Understand the Geographic Term 'Relief'

How is relief represented on maps?

Arid terrain and mountain range of Ladakh region, India
Chanachai Panichpattanakij / Getty Images

In geography, the relief of a place is the difference between the highest and lowest elevations in an area. For example, the local relief within Yosemite National Park is impressive. There are mountains and valleys throughout the area. A relief map shows the topography of the area. Physical relief maps actually have raised areas representing different elevations; you may have seen them in school. However, if you're going for a hike, they're not very practical to carry in your pocket. So flat maps represent relief in a variety of ways. 

Various Types of Flat Maps

On a very old flat map, you may see areas with lines of various thickness to represent variations in steepness of locations; this technique is called hachuring. The thicker the lines, the steeper the area. Hachuring was replaced with shaded areas to represent variation in steepness of the land. These types of maps may also show altitude at various locations on the map to give readers some context.

Differences in heights can also be represented on flat maps with different colors, lighter to darker for ascending elevations, with the darkest areas being the farthest above sea level. The drawback here is that contours of the land aren't shown.

Topographic Maps

Topographic maps, which also are types of flat maps, will have what are called contour lines represented on them. The lines connect points that are all at the same level, so you know that when you travel from one line to another, you are going up or down in elevation. The lines also show a number on them, specifying what elevation is represented by the points connected by that line. When the lines get closer together, the land becomes steeper. The lines maintain a consistent interval between them, such as 100 feet or 50 meters, which will be noted in the map's legend. If the numbers become lower as you move to the center of an area, that's the site of a depression, rather than a hill. The contour lines on a depression have hash marks on them to distinguish them from hills.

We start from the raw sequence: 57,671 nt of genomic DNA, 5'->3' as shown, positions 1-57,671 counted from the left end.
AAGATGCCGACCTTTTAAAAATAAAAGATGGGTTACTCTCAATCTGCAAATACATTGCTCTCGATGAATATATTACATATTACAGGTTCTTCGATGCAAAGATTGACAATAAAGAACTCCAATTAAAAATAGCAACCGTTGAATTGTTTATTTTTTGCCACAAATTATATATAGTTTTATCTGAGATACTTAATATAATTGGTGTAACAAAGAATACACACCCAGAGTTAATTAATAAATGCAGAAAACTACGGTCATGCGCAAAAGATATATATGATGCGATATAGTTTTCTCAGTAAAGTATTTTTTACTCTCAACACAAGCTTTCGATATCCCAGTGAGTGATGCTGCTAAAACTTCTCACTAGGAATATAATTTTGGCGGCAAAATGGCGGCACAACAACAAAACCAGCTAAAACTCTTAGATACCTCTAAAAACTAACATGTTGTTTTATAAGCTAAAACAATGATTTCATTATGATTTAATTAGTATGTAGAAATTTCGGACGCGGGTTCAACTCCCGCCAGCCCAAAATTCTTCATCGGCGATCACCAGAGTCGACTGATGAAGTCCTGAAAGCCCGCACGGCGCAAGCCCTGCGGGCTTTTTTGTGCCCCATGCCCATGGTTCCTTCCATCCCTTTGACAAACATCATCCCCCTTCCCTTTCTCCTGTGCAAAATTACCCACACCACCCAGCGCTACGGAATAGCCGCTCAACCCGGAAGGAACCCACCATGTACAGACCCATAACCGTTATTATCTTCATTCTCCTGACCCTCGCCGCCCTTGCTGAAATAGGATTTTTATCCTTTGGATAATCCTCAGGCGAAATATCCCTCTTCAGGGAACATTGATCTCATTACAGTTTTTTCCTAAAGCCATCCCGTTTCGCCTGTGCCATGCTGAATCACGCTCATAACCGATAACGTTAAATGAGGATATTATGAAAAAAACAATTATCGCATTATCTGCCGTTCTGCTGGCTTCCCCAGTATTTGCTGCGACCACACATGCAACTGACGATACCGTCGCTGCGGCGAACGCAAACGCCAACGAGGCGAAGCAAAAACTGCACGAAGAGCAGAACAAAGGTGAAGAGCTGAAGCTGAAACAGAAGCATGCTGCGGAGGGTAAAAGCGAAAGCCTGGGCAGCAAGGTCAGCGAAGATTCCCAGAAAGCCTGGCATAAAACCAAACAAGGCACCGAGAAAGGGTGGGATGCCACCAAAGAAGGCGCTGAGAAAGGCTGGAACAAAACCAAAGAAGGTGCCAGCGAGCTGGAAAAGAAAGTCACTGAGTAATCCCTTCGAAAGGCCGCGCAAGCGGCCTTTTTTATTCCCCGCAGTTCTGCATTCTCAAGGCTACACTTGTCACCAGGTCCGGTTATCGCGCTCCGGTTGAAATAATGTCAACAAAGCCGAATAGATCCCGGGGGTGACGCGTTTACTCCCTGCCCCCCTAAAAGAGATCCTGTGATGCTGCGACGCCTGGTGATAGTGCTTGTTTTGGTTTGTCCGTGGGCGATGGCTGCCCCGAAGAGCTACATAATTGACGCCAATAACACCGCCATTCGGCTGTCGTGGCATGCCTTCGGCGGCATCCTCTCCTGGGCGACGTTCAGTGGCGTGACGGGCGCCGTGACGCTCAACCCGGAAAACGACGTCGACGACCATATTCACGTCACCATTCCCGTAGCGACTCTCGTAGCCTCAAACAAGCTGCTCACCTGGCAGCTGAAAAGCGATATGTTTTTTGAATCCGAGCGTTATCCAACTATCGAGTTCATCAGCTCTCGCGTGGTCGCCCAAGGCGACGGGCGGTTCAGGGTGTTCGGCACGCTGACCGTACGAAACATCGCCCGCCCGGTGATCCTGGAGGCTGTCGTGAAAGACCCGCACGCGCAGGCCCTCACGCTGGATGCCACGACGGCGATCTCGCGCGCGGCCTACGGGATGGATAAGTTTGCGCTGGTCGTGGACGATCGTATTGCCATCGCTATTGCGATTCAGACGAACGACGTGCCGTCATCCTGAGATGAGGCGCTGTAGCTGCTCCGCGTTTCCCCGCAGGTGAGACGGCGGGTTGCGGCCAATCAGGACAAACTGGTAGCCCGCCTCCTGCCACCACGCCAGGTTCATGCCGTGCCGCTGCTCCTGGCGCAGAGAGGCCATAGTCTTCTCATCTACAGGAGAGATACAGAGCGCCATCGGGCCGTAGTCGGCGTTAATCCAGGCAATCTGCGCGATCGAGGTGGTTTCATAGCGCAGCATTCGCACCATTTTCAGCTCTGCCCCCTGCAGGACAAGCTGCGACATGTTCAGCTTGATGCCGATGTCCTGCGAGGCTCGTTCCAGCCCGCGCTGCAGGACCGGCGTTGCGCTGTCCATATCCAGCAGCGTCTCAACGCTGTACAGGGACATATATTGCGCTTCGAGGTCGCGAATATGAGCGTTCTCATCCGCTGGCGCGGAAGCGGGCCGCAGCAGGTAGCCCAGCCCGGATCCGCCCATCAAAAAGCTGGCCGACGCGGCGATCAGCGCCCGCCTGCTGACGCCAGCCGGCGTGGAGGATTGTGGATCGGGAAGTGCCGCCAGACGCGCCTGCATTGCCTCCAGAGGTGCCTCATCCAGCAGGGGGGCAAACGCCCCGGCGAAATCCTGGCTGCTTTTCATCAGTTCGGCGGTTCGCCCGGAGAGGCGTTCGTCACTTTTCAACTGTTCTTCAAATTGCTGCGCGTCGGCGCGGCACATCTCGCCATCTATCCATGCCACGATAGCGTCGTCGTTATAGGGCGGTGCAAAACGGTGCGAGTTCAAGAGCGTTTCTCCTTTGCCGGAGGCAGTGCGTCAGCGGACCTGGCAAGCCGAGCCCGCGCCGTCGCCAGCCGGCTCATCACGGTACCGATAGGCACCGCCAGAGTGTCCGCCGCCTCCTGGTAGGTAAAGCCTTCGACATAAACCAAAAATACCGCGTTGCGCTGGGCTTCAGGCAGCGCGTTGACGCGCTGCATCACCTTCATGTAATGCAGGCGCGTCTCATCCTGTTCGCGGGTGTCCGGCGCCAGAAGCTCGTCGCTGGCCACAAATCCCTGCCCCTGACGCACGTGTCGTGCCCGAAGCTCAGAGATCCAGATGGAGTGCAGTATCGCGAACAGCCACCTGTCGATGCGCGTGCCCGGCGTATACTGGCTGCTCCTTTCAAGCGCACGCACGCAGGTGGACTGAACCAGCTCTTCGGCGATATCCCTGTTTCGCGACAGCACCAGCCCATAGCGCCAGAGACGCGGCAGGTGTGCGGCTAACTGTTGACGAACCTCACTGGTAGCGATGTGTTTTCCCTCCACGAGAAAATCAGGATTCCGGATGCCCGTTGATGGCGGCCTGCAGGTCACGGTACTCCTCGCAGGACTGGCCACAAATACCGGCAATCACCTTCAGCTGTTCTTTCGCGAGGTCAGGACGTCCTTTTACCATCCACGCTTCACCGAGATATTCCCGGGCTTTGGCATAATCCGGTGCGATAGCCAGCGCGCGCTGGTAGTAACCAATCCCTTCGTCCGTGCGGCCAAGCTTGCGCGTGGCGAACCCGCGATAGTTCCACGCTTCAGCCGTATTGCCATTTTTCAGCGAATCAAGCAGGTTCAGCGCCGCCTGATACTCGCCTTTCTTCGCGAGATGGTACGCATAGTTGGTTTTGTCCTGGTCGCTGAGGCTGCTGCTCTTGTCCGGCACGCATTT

While topography refers to land, a chart that shows the water's varying depths is called bathymetric chart or map. In addition to showing depths with lines as on a topographic map, these types of charts may also show differences in depths with color coding. 

You find these types of maps in sporting goods stores being sold to outdoors enthusiasts such as campers, hikers, hunters, and those going fishing, rafting, or boating, as topographic maps also show water depths, locations of rapids, waterfalls, dams, boat ramp access points, intermittent streams, wooded marshes and swamps, sand vs. gravel beaches, sandbars, seawalls, breakwaters, dangerous rocks, levees, and mangroves. For reference on land, topographic maps also show aboveground vs. buried pipelines as well as utility and telephone poles, caves, covered reservoirs, cemeteries, mine shafts vs. open-pit mines, campgrounds, ranger stations, winter recreation areas, and dirt roads that likely won't appear on your basic roadmap. Surfers might look at bathymetric charts of beaches to be able to find where waves will break bigger than in other areas (steep ascents near a beach means larger waves).